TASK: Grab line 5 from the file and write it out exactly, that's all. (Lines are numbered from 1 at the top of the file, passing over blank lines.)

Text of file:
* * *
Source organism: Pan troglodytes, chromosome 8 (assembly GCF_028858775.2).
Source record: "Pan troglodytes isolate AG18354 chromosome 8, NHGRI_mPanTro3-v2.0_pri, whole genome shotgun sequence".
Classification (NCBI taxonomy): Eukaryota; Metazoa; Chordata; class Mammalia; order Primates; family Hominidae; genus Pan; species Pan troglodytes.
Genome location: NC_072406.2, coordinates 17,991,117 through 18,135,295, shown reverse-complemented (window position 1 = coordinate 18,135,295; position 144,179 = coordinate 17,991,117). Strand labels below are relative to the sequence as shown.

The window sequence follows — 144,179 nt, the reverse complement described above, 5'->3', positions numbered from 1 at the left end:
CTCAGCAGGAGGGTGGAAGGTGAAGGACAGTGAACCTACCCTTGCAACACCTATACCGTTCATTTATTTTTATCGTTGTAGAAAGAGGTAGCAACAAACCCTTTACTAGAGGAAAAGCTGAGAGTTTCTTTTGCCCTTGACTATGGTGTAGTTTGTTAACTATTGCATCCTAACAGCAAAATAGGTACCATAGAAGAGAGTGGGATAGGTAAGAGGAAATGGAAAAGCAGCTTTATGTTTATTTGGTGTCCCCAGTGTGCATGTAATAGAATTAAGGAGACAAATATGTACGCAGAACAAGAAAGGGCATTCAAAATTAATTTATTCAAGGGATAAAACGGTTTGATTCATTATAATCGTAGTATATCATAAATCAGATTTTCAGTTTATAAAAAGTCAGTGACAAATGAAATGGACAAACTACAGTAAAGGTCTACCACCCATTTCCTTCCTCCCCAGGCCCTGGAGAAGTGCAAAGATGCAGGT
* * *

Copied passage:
The window sequence follows — 144,179 nt, the reverse complement described above, 5'->3', positions numbered from 1 at the left end: